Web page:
High tariff against the exports of industrial goods from the poor countries cover 63 % of all export items of the poor countries. High tariff rates against the exports of agricultural products from the poor countries constitute 97.7 % of all agricultural export items of the poor countries. That is not all. Tariff rates escalate along with the number of processing of a natural product. Table 2 shows the final effects of tariffs in the developed countries for some selected export items of the poor countries.

Table 2: Tariffs(%) on Selected Export Items of the Poor Countries .
Product EU Japan U.S.A
Wheat 65 290 2
Maize 84 70 0
Rice 71 900 0
Wheat Flour 44 200 2
Cane Sugar 73 100 90
Grape Juice 215 30 14
Coffee 8 130 27
Tea 0 100 91
Tobacco 52 30 310
Woven Fabric of wool 12 8 25
Babies Garments 11 22 16
Women"s blouses 11 11 32
T-Shirts 11 11 32
Footwear with leather upper 6 140 10
Sports footwear 13 8 58
Diesel Trucks 15 0 25
Watch 2 0 33
Source: W.T.O

Thus, the idea that the developed countries have already reduced their tariff rates is a myth; they did only for those products, which are not going to cause unemployment. If there is a little tendency for any export item from the poor countries to cause unemployment in the rich countries, anti-dumping measures are followed vigorously by the developed countries. Nearly 50 percent of all anti-dumping measures approved by the W.T.O are by industrialized countries. Thus, the developing countries do not have much market access but they are forced to open their markets for the rich countries.
The rich countries have developed their economies under tariff-walls and still protecting their economies with various measures of tariffs and non-tariffs restrictions. Thus, their advice, that the growth prospects of the poor countries will be magnified if they remove all trade restriction, means that the poor countries should not do what the developed countries done to prosper.


Conclusion:


If India wants to the jobs created by the "business process outsourcing", it must accept agricultural imports from the United States and remove all restrictions on foreign financial services industries. The developing countries are in a trap. If they press for removals of subsidies and import tariff, they themselves need to do the same on a reciprocal basis. That would imply acceptance of the "free trade" regime that would ruin their own agriculture and prospects for any industrial development. In addition, the developing countries would have to accept a new investment regime of free flows of capital, which would give total unrestricted access for the multinational companies to dominate and control all most all investment programmes in the poor countries. The people of the poor countries will not have any freedom to determine their own economic future, which will be dictated by the corporate plans of the multinational companies. Thus, by pressing upon removals of subsidies in agricultural and improved market access for industrial goods, developing countries are digging their own graves.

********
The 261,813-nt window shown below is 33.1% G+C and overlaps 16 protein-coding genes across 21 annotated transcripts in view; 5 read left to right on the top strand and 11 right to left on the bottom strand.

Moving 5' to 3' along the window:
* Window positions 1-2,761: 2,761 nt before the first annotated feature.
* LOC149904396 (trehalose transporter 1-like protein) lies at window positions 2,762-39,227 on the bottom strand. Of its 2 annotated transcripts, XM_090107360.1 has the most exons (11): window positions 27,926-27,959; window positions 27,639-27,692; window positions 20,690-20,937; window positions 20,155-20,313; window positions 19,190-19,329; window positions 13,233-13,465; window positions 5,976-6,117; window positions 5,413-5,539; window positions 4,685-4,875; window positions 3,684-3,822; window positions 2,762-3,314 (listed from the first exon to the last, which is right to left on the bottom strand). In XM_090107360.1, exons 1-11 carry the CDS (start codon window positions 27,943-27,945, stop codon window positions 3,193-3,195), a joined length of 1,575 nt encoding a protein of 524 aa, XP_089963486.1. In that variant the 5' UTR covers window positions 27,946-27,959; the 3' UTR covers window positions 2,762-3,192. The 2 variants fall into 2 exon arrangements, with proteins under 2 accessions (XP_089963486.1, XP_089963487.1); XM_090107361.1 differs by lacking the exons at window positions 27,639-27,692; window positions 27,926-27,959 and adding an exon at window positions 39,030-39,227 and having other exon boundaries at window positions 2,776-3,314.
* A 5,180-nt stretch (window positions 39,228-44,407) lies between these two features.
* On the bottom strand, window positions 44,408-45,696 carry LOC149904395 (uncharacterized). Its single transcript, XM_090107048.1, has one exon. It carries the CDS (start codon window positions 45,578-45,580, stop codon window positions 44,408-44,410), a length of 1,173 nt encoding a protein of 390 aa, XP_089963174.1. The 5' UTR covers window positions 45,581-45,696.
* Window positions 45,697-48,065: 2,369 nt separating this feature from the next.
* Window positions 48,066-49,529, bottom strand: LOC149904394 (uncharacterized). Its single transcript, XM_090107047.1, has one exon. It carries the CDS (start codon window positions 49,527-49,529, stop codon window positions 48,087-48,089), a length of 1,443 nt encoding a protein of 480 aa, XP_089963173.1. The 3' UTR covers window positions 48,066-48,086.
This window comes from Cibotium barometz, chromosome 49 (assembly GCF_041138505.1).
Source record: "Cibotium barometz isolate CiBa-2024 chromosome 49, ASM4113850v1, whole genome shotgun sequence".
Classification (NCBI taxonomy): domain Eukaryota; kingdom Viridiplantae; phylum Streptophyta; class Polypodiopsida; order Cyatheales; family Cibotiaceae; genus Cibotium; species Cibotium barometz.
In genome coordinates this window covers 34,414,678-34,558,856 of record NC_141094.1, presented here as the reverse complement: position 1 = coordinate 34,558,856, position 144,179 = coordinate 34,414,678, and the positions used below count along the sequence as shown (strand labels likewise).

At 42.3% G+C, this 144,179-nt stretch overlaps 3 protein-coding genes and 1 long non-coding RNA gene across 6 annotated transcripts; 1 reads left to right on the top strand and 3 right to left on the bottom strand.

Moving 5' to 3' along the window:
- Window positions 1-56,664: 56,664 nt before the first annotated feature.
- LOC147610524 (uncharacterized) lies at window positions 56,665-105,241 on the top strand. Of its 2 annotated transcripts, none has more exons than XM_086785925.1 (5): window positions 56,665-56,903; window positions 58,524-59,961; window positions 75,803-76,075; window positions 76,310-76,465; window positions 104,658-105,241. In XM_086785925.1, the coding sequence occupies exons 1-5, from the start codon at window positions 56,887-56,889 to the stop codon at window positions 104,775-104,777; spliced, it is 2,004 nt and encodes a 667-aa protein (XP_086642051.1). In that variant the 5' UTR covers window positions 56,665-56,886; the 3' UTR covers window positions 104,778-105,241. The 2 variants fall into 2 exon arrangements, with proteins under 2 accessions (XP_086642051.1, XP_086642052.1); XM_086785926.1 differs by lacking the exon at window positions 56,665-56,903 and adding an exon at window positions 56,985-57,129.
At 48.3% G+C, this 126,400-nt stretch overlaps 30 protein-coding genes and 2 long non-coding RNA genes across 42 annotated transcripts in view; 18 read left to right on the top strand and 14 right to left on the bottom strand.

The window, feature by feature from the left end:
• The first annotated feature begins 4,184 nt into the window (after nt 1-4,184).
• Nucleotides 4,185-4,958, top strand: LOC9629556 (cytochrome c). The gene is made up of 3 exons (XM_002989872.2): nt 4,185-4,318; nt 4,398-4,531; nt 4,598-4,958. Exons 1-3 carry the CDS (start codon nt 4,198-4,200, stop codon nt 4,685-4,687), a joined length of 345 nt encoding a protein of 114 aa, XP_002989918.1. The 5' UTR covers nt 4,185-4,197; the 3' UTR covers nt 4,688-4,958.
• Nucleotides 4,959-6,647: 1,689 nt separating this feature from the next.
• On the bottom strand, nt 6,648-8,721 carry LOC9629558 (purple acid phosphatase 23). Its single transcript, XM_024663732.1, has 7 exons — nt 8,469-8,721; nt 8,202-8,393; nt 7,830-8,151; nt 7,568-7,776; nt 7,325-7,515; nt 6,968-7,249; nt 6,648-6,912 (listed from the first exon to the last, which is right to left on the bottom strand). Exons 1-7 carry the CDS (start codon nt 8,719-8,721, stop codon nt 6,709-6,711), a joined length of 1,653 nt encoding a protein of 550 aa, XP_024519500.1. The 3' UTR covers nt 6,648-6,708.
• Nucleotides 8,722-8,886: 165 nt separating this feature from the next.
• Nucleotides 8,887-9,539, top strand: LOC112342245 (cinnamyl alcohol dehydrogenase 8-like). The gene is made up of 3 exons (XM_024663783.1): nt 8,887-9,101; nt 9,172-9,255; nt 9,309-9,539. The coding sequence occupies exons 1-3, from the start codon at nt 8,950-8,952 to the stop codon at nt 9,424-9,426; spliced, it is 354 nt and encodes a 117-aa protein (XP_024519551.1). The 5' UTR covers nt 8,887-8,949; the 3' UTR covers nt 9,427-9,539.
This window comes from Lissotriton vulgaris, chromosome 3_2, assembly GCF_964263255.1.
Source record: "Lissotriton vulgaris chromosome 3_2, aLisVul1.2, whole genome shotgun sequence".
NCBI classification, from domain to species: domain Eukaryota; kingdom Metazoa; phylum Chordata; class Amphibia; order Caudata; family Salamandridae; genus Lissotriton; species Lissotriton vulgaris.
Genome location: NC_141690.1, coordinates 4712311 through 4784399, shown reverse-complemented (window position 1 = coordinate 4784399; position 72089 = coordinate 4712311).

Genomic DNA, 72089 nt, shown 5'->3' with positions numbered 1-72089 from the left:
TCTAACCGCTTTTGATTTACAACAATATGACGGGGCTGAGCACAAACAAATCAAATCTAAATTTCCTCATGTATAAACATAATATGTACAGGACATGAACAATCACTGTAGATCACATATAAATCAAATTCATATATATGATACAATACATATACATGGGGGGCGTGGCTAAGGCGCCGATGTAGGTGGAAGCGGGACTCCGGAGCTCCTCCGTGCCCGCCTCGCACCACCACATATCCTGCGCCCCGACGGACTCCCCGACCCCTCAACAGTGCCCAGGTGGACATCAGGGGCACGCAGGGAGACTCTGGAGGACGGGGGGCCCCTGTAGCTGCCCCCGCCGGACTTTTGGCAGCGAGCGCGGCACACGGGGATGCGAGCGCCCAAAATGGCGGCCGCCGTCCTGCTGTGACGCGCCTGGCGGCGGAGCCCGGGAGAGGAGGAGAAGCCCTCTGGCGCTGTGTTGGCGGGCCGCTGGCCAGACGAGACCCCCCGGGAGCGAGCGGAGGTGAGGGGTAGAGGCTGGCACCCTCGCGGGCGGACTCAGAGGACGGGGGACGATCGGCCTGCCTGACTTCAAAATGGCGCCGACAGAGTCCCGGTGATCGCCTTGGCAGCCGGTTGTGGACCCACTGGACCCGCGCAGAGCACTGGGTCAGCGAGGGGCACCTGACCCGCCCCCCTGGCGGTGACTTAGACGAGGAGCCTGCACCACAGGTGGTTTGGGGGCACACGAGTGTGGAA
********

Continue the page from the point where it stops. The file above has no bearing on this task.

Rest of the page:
The alternative is not a total destruction of the international trading system either, as the developed countries are saying, but a more tolerant economic system for the developing countries. For the last twenty-five years, developed countries are being persuaded by the World Bank, I.M.F and now W.T.O to abandon economic planning and a managed foreign trade regime, but to accept an unplanned economic system or a liberalized economy. Although India came into this picture quite late in 1991, other developing countries in Africa and Latin America have introduced the liberalized system much earlier. We are yet to see any success story so far.


On the other hand, since 1945, European countries, both western and eastern, along with Japan, have made rapid economic progress through systematic economic planning, industrial policy, and in general a protected and managed foreign trade regime, which are abhorrent for the Anglo-Saxon economics. That is the reason neither the European Economic Community nor Japan is willing to part with a system, which has provided them so much for the last fifty years. They are in a very strong position to withstand any pressure. The poor countries, rather than accepting the failed doctrine of "free trade" of the unreal Anglo-American economics, should, in this situation, follow the European countries and impose a managed and balanced foreign trade system.

Having a lot of jobs for telephone operators for foreign companies is not a development strategy for a self-respecting nation. Building up huge foreign exchange reserve, buying US government bonds and in effect lending money to the United States cannot develop Indian economy. Policy makers in India must think about a nationalistic economic and trade policy, which may create the developed countries and the WTO angry, but will be beneficial for the majority of the Indian people who are poor.


Dr.Dipak Basu